Double-doping of OLED materials could double the efficiency of polymer OLED displays

Researchers from Sweden's Chalmers University have developed a new "double doping" process that basically doubles the efficiency of Polymer OLED emitter materials.

The researchers explain that doping in organic semiconductors operates through what is known as a redox reaction, in which the dopant molecule receives an electron from the semiconductor which increases the electrical conductivity of the semiconductor. The efficiency limit of current doped organic semiconductors has been limited by the fact that each dopant molecule was able to to exchange one electron only. In the new research it was shown how it is possible to move two electrons for every dopant molecule which increases the conductivity of the organic material.

Lyteus partners demonstrate the world's longest flexible OLED lighting device at 15 meters

The Fraunhofer FEP institute, the Holst Center and other partners have developed a 15-meter long OLED lighting panel, the longer OLED device ever (beating their own 2017 record of a 10-meter OLED). This work was done as part of the Lyteus, the EU's €14 million initiative within PI-SCALE.

Lyteus 15 meter OLED lighting roll
The partners in this project say that this is the first OLED produced using a new unique roll-to-roll (R2R) process that combines the performance of an evaporated OLED stack with solution processing of auxiliary layers.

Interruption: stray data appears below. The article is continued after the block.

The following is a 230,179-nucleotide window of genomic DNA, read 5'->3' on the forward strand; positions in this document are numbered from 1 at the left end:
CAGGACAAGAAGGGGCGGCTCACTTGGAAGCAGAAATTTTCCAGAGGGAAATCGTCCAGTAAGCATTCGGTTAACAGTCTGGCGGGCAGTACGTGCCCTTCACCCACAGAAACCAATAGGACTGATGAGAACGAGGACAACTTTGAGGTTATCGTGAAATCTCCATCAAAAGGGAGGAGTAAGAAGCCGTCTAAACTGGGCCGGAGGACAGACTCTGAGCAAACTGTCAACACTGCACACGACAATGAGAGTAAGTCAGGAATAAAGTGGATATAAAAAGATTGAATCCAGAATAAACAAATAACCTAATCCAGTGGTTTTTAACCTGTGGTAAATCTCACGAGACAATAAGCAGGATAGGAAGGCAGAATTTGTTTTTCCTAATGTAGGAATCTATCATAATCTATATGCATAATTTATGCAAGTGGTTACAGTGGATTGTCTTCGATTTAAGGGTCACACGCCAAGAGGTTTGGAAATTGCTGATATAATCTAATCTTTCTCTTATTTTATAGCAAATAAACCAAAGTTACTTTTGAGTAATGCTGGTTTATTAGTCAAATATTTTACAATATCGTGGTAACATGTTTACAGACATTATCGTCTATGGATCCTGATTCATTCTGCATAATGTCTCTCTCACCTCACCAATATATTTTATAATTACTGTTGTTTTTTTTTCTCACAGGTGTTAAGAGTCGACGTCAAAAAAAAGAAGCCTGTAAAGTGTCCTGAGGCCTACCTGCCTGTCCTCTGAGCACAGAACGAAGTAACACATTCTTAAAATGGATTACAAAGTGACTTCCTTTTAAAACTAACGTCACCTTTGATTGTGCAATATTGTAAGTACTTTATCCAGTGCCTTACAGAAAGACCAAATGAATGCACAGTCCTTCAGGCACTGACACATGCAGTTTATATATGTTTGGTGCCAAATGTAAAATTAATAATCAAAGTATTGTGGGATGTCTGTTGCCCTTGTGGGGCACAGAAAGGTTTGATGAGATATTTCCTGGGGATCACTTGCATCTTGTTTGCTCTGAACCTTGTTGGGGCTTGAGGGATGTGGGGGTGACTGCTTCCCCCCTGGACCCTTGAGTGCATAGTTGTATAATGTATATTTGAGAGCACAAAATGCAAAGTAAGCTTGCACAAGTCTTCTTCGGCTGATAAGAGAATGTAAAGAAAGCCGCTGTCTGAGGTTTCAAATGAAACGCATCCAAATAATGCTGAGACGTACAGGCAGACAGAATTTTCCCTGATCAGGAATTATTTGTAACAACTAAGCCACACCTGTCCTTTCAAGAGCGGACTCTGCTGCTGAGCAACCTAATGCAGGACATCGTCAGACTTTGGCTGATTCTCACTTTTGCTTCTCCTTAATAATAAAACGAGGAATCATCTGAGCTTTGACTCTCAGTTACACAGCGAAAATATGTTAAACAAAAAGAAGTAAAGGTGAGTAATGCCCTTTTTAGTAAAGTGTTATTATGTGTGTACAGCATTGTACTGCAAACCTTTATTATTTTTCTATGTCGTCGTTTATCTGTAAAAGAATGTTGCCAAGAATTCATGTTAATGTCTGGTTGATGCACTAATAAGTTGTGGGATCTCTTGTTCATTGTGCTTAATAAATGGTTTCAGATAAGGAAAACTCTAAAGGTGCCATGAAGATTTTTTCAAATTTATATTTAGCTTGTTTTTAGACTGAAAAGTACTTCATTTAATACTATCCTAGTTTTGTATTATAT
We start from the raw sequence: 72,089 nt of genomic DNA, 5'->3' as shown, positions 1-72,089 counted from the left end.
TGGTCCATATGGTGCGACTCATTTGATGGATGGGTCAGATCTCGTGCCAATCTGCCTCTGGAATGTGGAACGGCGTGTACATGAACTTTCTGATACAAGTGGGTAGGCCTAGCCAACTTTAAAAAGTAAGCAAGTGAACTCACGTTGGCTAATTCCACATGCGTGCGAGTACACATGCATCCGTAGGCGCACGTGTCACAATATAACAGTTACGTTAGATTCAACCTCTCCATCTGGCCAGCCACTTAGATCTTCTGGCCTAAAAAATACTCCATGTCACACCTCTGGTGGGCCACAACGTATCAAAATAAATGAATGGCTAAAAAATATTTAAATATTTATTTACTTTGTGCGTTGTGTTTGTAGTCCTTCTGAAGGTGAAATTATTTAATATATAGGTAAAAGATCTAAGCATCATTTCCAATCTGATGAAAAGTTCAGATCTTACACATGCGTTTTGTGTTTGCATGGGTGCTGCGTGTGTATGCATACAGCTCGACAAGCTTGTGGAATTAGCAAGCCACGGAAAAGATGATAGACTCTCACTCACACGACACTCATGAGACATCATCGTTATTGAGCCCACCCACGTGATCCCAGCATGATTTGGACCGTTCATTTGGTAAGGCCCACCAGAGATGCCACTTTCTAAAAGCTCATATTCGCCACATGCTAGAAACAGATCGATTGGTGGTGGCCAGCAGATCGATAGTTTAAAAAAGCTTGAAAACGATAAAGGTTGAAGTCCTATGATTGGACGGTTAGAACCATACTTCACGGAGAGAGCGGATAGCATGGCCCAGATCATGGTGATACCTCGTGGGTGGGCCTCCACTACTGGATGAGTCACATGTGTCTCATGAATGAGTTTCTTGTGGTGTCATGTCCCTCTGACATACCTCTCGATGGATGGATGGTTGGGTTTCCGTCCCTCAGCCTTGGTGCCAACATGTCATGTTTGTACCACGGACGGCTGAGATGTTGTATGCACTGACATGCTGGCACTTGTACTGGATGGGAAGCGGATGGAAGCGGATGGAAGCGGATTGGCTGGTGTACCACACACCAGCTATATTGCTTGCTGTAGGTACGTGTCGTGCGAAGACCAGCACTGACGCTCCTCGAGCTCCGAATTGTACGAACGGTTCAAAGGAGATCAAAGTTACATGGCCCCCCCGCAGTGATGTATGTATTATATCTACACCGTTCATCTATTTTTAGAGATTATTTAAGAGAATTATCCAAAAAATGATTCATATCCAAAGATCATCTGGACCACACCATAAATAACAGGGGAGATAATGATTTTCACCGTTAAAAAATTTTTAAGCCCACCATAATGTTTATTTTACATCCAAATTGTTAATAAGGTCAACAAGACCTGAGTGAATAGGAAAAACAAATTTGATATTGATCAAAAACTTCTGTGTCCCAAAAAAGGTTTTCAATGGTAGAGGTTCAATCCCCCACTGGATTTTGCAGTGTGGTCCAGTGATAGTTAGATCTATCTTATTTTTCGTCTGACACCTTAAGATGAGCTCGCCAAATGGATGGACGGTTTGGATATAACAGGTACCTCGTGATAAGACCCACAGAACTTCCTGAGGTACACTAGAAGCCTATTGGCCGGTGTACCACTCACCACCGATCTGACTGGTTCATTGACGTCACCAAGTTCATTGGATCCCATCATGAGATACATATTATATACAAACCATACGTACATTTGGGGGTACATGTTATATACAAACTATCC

Google details OLED power consumption, shows how Android's dark mode can help extend your battery life

As OLED is an emissive display technology, an OLED pixel only draws power when it is used - and the brighter it is, the more power it consumers. This of course means that adopting a dark UI is better for your device's power life.

Power consumption on the Google Pixel (2016) per color

During Google's recent Android Dev Summit, the company detailed the power consumption of the OLED display used in its 2016 Pixel smartphone (an SDC FHD 5" AMOLED). As you can see in the image above, the power consumption is different for each color (with red being the most efficient color and blue the least efficient). Surprisingly the display draws quite a bit of power even when completely black.

The Washington Post mistakenly blame OLEDs for low battery life in 2018 smartphones

The Washington Post's Geoffrey A. Fowler posted an interesting article in which he details how new smartphones are under-performing older ones in terms of battery life. Geoffrey puts 12 smartphones to the same test, and checks which ones dies first.